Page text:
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NCCIH Research Blog

BRAIN Initiative Program Supports Rigorous Research on Behavior Measurement

September 29, 2023

Image of Erin Quinlan, Ph.D.

Erin Burke Quinlan, Ph.D.

Program Director

Basic and Mechanistic Research in Complementary and Integrative Health Branch

National Center for Complementary and Integrative Health

View biographical sketch

As complementary and integrative health researchers, we want to find out how the interventions we study exert their positive influences on the brain and behavior. For the brain, we have the methods to make this possible; modern tools enable us to measure effects on brain circuit function at high levels of spatial and temporal resolution. However, we don’t have comparably rigorous methods for precisely quantifying effects on behavior. And without them, our ability to link brain activity to behavioral changes is limited.

The Brain Research Through Advancing Innovative Neurotechnologies® (BRAIN) Initiative has a new program—the Brain Behavior Quantification and Synchronization (BBQS) program—that is working toward filling this gap. I’d like to share some details about the program and a funding opportunity that may interest you.

The BBQS program was initiated in response to the report BRAIN 2.0: From Cells to Circuits, Toward Cures, which revisited the BRAIN Initiative’s priorities at the initiative’s midway point. The report called for “more sophisticated methods of quantifying behavioral, environmental, and internal state influences on individuals.” 

The goals of the BBQS program are to:

  • Develop new high-resolution tools and data science approaches that can precisely quantify behaviors with high resolution and synchronize them with simultaneously recorded brain activity
  • Build new conceptual and computational models for behavioral systems, with which to establish causal brain-behavior relationships
  • Establish a cross-disciplinary consortium to develop and disseminate new tools, ontologies, and research designs in this field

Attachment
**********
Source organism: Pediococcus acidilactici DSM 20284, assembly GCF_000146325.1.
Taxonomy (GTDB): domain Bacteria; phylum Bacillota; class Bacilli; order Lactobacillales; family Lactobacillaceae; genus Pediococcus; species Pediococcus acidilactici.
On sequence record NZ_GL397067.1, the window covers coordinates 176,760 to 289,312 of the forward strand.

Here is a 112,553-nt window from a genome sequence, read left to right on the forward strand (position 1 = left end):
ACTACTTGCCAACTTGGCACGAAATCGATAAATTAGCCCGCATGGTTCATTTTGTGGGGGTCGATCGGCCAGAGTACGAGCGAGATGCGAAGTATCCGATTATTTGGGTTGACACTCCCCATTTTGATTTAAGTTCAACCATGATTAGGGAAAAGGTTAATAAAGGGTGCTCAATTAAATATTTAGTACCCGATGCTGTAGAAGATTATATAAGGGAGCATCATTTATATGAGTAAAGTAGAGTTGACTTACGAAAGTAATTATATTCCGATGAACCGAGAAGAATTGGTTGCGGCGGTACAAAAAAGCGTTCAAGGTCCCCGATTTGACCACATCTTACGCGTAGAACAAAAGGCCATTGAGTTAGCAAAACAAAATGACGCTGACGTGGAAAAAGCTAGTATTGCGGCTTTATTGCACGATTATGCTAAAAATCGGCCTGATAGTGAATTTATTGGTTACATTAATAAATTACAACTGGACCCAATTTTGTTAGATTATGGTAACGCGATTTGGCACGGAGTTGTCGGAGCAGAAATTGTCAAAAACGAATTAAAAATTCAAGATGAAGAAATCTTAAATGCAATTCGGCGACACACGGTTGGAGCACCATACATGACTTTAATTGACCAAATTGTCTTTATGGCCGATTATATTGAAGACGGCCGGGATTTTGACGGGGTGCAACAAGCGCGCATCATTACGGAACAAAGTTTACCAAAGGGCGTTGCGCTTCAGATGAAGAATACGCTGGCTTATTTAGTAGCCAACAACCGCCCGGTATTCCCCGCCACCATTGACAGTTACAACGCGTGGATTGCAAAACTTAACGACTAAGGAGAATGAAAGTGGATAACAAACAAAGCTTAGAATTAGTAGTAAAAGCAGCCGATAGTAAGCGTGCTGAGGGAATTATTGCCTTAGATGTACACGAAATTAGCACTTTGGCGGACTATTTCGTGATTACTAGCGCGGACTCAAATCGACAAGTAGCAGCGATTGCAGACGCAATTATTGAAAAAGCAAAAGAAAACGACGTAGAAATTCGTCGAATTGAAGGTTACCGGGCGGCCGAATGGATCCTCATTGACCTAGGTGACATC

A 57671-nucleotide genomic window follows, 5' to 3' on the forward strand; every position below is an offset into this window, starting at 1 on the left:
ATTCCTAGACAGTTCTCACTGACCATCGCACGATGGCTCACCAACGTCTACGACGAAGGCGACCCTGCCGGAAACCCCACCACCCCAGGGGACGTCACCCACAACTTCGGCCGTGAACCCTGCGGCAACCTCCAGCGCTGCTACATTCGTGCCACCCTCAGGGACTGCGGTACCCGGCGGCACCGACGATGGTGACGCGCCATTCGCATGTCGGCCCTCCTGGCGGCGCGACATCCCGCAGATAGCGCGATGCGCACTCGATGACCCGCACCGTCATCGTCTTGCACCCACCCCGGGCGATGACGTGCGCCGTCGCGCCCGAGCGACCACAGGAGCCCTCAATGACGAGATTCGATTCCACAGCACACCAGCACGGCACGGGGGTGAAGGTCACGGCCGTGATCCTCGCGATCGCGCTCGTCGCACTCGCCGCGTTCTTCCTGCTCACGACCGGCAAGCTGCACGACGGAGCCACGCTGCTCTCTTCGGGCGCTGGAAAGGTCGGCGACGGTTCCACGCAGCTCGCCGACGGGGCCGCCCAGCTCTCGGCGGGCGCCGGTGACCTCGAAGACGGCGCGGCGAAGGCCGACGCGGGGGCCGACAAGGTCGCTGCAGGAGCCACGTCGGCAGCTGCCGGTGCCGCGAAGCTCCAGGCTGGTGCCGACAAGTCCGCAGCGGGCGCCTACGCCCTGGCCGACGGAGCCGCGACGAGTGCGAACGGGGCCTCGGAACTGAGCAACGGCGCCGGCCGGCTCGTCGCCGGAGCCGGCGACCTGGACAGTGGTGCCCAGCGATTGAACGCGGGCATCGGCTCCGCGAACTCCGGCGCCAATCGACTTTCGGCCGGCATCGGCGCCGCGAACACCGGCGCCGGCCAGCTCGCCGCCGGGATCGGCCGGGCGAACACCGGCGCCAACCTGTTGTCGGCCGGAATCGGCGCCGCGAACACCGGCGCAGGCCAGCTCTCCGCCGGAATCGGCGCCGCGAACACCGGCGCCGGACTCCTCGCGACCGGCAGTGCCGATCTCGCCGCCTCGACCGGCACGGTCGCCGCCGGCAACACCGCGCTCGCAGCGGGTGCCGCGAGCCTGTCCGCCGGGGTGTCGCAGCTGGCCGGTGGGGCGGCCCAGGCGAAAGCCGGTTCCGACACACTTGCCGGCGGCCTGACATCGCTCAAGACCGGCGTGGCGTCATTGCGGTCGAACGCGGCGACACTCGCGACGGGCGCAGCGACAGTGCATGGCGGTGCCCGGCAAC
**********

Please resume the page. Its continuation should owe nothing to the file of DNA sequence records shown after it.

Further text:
The BBQS program was launched in 2022 with a 2-day workshop to foster discussion on how to advance a more comprehensive understanding of behavior. You can watch both Day 1 and Day 2 on the National Institutes of Health (NIH) VideoCast website.

The BRAIN Initiative has issued several notices of funding opportunity (NOFOs) to address different aspects of the BBQS goals. One of them, RFA-MH-23-335, has a due date on February 15, 2024. This NOFO, which uses the two-stage R61/R33 mechanism, is intended to support development of novel tools or approaches for precisely quantifying behaviors (in the R61 phase), followed by integration/synchronization of the new methods with established methods for recording human brain activity (in the R33 phase). Transition to the R33 phase will depend on successful completion of the milestones for the R61 phase. A wide variety of projects may be suitable for this NOFO, but it is expected that all of them will involve multidisciplinary research teams with expertise spanning a variety of areas such as behavior measurement, neurobiology, computer/data systems, and artificial intelligence. Please share this NOFO with colleagues and potential collaborators who may be interested. We want to receive the best possible applications. 

You may also be interested in viewing the archived recording of the May 2023 workshop on a topic of particular interest to the BBQS program: sensor technologies to capture the complexity of behavior. Recordings of this BBQS workshop on sensor technologies are available online.  

If you have questions about the funding opportunity or the BBQS program, contact me at And please keep an eye out for future blog posts, where I’ll share information about research being supported by BBQS and future BBQS funding opportunities.

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